Is unvaccinated sperm really the next Bitcoin?

Bitcoin is an 'apocalyptic safe haven,' they say, the perfect hedge against widespread chaos. What about unvaccinated sperm?

Bitcoin is an “apocalyptic safe haven,” they say. Store your value in Bitcoin before the world collapses into a tech-filled, Mad Max-meets-Johnny Mnemonic, operatic hellscape. But what about unvaccinated sperm?

The notion that unvaccinated sperm will outperform Bitcoin and gold has floated around Twitter since COVID-19 vaccines rolled out earlier this year.

Propaganda-powered accounts amplifying anti-vax disinformation have memefied the idea, latching onto Bitcoin’s growing presence in the mainstream zeitgeist for engagement.

The meme goes: COVID-19 vaccines will go so terribly wrong that baby-crazy women will be forced to pay top dollar for sperm from men who’ve opted out of The Great Reset.

“Unvaccinated sperm counts [sic] could rise faster than Bitcoin,” tweeted one such account, boosting another which said “men who refuse the [vaccine] are the hottest men on planet [Earth].”

“We straight broads [heart] men who refuse to bend the knee [and] kiss the ring of medical tyranny.”

“Look up the price of sperm if you want a shock: it’s more bonkers than Bitcoin,” wrote one columnist in The Guardian this January.

Indeed, unvaccinated sperm hype is increasingly placed beside pro-Brexit shitposts on propagandized timelines across Twitter.

All this while Sweden (like the US) suffers intense semen shortages. Donors have avoided hospitals due to the coronavirus pandemic, delaying inseminations and “driving up wait times by years,” relayed Reuters in April.

“We’re running out of sperm. We’ve never had so few donors as during the last year,” said the head of Gothenburg’s University Hospital reproduction unit to reporters (our emphasis).

So, could unvaxxed jizz really be the next crypto?

Male fertility testing stock Spermosens went public earlier this year. Ironically, SPERM is outperforming Bitcoin and gold.

All sperm is unvaccinated sperm

The idea that sperm carries COVID-19 antibodies or other foreign components (like a trigger for autism, or Bill Gates’ listening device) is wrong.

A lot of the confusion is over something called vaccine shedding, a common theme in the anti-vax playbook. This refers to the process of releasing a virus into the human body, so it can learn how to fight it (a “live virus vaccine”).

But all the COVID vaccines do not release their components into or outside of the body.

In fact, the vaccines don’t even enter the nucleus, where DNA is stored — providing them no avenue to modify genes.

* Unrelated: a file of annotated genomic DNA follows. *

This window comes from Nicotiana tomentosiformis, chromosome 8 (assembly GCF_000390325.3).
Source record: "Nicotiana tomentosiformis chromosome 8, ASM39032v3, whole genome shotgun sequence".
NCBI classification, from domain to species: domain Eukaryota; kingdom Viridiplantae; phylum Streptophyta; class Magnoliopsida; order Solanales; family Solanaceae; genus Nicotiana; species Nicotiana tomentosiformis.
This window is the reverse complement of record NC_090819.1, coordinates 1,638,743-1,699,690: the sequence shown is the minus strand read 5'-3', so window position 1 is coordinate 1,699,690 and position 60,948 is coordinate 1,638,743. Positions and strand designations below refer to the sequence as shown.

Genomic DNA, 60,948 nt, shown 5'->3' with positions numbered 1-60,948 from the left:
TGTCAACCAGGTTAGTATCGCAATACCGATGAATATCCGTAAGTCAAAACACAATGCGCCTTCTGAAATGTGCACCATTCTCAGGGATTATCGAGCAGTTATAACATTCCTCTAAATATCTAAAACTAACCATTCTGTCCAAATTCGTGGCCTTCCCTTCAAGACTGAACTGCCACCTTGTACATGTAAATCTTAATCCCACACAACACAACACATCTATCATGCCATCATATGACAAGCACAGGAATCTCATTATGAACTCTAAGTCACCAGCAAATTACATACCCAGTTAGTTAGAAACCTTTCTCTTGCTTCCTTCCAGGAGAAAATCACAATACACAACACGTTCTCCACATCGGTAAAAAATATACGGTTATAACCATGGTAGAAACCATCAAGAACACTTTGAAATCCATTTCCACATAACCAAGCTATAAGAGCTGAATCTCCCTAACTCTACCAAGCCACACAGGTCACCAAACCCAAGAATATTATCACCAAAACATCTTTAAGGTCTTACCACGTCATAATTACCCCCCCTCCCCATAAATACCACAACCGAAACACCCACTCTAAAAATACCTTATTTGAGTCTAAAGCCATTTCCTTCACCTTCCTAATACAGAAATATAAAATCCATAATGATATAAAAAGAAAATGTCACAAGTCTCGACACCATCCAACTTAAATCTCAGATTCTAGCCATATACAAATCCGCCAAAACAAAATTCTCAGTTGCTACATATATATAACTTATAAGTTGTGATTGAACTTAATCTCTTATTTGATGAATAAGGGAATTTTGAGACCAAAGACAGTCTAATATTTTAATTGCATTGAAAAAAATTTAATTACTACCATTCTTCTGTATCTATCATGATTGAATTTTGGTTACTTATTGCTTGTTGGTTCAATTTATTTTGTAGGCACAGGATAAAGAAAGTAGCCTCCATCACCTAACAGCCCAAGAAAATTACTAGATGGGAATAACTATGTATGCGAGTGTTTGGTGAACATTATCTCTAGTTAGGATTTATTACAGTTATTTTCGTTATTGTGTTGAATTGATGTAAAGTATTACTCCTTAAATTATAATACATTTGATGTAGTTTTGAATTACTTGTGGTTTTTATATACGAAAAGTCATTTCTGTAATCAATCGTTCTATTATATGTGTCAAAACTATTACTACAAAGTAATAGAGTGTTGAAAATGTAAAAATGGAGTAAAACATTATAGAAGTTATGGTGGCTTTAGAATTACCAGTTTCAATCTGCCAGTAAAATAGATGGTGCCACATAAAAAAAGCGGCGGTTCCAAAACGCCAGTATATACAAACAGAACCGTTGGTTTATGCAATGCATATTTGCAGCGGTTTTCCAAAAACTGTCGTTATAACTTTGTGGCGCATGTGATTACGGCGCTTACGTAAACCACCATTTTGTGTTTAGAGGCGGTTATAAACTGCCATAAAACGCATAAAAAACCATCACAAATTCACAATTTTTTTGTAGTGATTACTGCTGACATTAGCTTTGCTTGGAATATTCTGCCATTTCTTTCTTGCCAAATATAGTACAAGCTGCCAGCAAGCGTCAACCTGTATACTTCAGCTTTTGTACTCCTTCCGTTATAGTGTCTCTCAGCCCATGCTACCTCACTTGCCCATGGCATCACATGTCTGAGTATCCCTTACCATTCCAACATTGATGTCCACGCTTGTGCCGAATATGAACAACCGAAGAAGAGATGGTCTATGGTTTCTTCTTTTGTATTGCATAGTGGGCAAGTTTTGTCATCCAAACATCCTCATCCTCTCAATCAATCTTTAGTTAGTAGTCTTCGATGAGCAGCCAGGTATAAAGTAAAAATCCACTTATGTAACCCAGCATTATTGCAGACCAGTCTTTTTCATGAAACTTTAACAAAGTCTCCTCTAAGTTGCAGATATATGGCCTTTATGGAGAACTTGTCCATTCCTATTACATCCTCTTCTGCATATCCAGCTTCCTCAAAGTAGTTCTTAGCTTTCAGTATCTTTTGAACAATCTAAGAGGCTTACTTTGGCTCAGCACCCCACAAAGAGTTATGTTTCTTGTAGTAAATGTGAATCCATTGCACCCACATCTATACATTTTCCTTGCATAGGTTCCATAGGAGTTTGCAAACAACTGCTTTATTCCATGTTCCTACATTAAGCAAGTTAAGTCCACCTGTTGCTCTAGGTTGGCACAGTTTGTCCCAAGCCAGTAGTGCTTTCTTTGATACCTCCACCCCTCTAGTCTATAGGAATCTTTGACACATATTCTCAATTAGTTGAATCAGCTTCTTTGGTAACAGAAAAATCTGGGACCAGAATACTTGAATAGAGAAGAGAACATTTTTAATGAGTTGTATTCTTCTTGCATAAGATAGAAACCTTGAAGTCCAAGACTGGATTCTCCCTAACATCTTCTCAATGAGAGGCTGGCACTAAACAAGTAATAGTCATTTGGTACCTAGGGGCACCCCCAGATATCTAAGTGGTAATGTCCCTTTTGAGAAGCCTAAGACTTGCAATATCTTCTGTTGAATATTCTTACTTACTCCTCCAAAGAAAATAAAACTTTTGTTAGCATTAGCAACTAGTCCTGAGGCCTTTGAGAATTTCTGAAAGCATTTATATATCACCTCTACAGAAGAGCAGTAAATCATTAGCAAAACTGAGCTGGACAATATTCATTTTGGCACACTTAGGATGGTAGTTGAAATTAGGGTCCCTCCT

“Vaccine shedding can only occur when a vaccine contains a weakened version of the virus. None of the vaccines authorized for use in the United States contain a live virus,” says the CDC.

“Vaccine components are not shed by COVID-19 vaccines, so it is not possible for the any of the vaccine components to accumulate in the body’s tissue or organs, including the ovaries.”

This also means there’s no evidence indicating the vaccines affect male (or female) fertility.

(Note: “authorized for use in the US” can imply that’s true for other vaccines, but this is not the case).

Again, this means the COVID-19 vaccines don’t alter our genetic material (DNA). They contain harmless proteins that trigger a response in our immune system.

Our systems break down those proteins and flush them out.

Donna Nicholson is a “mum… model … husky dog lover. founder+creative director+personal stylist.”

‘High quality sperm’ is real

While there’s no evidence to suggest that unvaccinated sperm should be valued any differently to vaccinated spunk, the concept of markets preferring “high quality sperm” is true.

A few years back, Vice noted that single vials of sperm sold for $370 to $890 on what’s known as the “fertility market,” depending on quality of the DNA.

According to Vice, sperm is not a “low-demand and high supply market.” Those looking to make babies in vitro really do want the highest quality semen available: “college educated sperm that is free of disease and physical abnormalities.”

A tweet that says: "Unvaccinated sperm is going to be the next Bitcoin."
We’re not far from a new crypto purportedly backed 1:1 with unvaccinated sperm.

[Read more: What happened to the Lifeboat Foundation’s Bitcoin Endowment Fund?]

And so, determining which sperm is the good sperm takes a lot of legwork (and testing).

Prices across the board had reportedly risen $55 per vial from 2015 and 2016. One doctor said developments in testing technology had contributed: “cost does vary and goes up over time, just like everything.”

A question for the ages.

Update 14:27 UTC, June 24: Added context about fertility in paragraph 17.

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